News Articles

Editorial: Lame Blame Game

11/14/2011 12:01:00 AM Eastern

Tune into any of the Republican candidate debates that have been
broadcast over the past several months and you are likely to hear one or
the other contenders try to deflect tough questions about their differences
on issues by saying they won’t fall for the media's attempt to get
Republican candidates to tear each other down or pick each other apart. We thought the idea of a debate was to find out
where candidates stand, particularly how they
differ and how they justify that difference. Unfortunately
as we all know, politicians ducking
tough questions is something that is equally pervasive
on both sides of the aisle.

Just last week, in a fund-raising e-mail, Michael
Krull, campaign manager for Newt Gingrich,
said that a poll of
likely voters in Iowa had
Gingrich “surging ahead,”
which was important because
the “media forces that
are terrified of this campaign
have been saying that
while Speaker Gingrich has
steadily risen in the national
polls, it didn’t matter because
he remained behind
in the early primary states of
Iowa, New Hampshire and
South Carolina.”

We would at this point
leap in and point out that
there have been recent news
stories recognizing Gingrich’s
strengthening campaign, but
Krull did it for us, in the next paragraph pointing
out a CNN headline, “Gingrich Amasses Largest
South Carolina Campaign Footprint,” as some of
the good news for the campaign being reported.

This strategy of blaming the media for getting
tough on the candidates has the underlying
message that the media is trying to weaken Republicans,
which plays better with the base than
suggesting the debates were revealing major differences.
But we have to ask, if the candidates
react this way to tough questions from the media,
how will they face that famous 3 a.m. call with a
decision to make about the fate of the free world?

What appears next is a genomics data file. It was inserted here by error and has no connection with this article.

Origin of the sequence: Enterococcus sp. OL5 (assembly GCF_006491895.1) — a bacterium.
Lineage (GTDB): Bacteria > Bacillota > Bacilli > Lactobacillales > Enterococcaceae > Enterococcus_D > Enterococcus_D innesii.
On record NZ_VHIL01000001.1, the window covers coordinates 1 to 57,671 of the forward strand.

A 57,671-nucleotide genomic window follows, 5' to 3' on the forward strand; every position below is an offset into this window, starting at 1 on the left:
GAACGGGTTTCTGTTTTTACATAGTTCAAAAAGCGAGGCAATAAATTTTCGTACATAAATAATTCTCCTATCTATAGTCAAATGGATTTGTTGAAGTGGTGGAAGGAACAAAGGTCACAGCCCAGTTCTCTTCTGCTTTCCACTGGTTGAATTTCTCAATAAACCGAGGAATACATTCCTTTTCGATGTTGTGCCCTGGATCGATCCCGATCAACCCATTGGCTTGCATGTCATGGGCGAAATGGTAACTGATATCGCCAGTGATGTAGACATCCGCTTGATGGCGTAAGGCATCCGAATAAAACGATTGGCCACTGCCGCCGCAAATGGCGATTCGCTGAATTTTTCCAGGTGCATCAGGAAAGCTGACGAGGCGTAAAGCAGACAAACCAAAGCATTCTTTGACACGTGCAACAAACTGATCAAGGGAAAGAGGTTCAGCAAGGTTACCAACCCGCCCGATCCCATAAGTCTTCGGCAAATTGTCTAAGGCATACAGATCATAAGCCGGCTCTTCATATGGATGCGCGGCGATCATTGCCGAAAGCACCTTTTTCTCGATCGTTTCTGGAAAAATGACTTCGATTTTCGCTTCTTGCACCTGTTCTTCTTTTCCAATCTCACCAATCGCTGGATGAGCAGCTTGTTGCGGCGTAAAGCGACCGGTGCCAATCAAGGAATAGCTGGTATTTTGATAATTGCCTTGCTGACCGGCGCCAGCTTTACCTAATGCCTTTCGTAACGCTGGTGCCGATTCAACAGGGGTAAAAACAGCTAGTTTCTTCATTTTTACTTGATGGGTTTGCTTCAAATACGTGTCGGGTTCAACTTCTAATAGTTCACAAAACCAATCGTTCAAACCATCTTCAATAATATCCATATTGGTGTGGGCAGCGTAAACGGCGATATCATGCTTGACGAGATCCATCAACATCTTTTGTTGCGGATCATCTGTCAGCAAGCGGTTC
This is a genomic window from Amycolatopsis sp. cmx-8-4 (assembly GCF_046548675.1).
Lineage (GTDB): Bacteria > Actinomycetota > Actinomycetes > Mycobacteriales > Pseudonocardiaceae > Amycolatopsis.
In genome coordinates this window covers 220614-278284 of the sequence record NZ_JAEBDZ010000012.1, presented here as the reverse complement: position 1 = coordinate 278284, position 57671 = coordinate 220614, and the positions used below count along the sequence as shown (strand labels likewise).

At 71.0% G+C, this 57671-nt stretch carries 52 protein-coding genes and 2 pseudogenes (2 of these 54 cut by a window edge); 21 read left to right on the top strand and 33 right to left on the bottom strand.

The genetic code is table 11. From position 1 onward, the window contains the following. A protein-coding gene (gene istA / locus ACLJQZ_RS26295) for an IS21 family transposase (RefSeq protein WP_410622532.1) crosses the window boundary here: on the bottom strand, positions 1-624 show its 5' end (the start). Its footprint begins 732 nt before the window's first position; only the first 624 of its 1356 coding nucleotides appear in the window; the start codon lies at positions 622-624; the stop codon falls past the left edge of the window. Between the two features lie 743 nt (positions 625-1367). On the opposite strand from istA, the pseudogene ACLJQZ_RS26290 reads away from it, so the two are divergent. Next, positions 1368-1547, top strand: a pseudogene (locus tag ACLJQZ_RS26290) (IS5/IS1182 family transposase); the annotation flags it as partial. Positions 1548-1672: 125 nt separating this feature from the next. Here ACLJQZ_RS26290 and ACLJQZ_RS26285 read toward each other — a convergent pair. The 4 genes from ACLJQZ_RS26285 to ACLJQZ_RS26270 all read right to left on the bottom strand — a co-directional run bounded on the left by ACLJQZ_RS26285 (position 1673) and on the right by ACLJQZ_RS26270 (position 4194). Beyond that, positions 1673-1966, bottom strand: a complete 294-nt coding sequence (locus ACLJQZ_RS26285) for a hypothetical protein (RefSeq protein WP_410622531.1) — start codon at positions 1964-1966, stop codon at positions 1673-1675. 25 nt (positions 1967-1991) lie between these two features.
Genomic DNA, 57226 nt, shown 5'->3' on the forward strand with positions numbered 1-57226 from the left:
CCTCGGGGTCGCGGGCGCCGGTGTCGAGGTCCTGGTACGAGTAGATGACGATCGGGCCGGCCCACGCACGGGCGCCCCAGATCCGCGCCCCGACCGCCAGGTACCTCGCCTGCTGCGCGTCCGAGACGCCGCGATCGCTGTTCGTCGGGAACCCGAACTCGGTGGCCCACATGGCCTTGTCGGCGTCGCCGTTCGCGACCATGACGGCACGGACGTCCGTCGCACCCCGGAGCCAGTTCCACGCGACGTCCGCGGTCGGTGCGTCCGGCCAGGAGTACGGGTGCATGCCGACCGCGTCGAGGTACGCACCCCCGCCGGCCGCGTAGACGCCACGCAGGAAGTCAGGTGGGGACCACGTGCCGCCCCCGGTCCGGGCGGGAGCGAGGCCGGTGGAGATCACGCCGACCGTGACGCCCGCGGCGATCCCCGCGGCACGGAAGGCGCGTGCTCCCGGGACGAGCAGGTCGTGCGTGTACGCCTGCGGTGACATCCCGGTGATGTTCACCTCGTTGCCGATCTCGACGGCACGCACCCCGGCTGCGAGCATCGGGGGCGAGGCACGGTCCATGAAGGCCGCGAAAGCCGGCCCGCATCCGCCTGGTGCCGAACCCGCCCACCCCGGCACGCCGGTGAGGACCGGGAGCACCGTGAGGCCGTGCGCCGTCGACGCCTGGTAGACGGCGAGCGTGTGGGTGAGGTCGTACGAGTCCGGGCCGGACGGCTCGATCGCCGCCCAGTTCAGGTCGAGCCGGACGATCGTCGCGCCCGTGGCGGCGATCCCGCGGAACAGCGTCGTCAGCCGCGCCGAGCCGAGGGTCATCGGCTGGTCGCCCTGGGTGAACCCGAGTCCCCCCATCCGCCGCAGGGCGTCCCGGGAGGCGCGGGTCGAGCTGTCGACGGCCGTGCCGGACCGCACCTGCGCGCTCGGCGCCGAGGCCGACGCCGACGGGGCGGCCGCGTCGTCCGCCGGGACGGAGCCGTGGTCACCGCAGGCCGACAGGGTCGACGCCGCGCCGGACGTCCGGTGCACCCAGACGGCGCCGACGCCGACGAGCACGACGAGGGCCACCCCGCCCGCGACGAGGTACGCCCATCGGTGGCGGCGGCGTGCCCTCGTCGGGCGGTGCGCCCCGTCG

Blame the phone?

This past week brought a new attack on the
media by a leading Republican candidate, Herman
Cain. When faced with multiple stories
about allegations of sexual harassment, the candidate
urged his supporters to “bypass the media
filter,” blaming “inside the Beltway media” for
launching “unsubstantiated personal attacks.”

Cain branded the political trade press—we
took umbrage by association—for being liberals
“casting aspersions on his character and spreading
rumors that never stood up to the facts….
Sadly, we’ve seen this movie played out before—a
prominent Conservative targeted by liberals simply
because they disagree with his politics.”

Frankly, we have seen this movie before, too—it
is called blame the messenger. As some Democratic
strategists pointed out, liberals would hardly be
clamoring to derail Cain at this point since they
generally view him as a weaker general election
candidate than, say, Mitt Romney.

But this is not about the candidates or Mr. Cain’s
current troubles, which may indeed be baseless
allegations by those alleging them, which as we
understand are several women (including one
who had gone public at press time) rather than
the media outlets reporting the charges. It is, after
all, up to journalists to report and let their viewers
and listeners decide, and to continue to update
the story when they get new information.

You can take it to the bank that all the outlets
now reporting the allegations would trade their firstborn
child—or at least house pet—for the chance
to break the news that the accusers had recanted or
evidence had surfaced. A scoop is a scoop.

We aren’t suggesting there aren’t some biased
media outlets out there, or a lot of things to blame
the media for. Don’t get us started on TV stations
pretending that how a contestant got chosen for
their network’s reality competition is a news story
in a world filled with real news. But being too
tough on the folks preparing for the toughest job
on the planet is not one of them.

Particularly during campaign season, candidates
from both parties may be looking to avoid
criticism or dodge issues by playing the media
blame game. We advise against it.


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